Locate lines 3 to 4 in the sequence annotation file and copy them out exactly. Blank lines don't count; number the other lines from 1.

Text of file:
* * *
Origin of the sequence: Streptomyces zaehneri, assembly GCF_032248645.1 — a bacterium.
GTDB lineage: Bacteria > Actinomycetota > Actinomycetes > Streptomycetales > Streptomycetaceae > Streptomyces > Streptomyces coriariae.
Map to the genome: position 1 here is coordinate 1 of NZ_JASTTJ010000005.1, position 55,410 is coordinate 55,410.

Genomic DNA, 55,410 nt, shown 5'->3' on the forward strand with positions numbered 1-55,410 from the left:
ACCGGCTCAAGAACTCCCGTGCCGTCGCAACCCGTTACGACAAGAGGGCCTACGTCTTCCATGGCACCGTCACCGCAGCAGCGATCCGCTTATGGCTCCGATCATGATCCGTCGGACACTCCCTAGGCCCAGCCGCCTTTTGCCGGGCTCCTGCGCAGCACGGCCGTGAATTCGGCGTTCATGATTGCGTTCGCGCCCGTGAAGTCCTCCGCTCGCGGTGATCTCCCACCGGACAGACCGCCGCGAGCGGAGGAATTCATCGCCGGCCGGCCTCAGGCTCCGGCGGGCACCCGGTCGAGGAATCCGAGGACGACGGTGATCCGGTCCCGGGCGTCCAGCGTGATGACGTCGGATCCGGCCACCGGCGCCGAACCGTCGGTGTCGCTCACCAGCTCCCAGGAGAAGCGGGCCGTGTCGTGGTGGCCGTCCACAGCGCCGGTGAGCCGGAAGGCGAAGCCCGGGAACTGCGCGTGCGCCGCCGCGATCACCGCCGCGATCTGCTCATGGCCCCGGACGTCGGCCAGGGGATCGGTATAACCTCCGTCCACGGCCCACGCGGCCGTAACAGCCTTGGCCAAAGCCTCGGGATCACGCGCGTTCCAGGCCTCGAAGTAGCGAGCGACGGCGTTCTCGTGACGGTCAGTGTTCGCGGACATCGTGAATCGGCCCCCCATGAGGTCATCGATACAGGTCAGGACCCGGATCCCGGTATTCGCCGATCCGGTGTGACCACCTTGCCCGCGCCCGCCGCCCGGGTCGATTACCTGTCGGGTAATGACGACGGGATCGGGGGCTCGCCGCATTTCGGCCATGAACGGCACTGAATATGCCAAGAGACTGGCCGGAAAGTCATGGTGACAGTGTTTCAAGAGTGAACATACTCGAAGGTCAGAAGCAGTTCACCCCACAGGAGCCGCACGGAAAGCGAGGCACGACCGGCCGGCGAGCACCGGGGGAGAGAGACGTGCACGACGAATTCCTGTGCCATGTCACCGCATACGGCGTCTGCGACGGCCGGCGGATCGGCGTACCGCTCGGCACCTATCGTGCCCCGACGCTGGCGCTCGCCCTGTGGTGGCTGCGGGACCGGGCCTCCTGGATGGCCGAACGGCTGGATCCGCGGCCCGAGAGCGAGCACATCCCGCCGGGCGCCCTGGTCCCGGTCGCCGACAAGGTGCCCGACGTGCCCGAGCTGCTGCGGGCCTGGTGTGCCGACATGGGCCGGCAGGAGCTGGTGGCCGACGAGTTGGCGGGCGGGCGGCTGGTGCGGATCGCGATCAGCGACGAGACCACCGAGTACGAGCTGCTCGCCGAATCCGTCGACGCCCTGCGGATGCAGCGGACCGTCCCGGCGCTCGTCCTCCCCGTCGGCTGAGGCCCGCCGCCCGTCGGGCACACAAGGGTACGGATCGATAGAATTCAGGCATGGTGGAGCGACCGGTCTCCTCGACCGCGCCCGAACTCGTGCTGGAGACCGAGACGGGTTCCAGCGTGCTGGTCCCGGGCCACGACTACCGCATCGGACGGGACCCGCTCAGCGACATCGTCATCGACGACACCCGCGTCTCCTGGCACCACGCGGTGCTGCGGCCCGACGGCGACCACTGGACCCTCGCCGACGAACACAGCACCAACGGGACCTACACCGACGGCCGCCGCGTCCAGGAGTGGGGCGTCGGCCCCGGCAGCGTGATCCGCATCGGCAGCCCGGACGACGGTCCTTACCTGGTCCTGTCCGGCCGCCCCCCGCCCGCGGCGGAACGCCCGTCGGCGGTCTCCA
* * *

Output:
Map to the genome: position 1 here is coordinate 1 of NZ_JASTTJ010000005.1, position 55,410 is coordinate 55,410.

Genomic DNA, 55,410 nt, shown 5'->3' on the forward strand with positions numbered 1-55,410 from the left: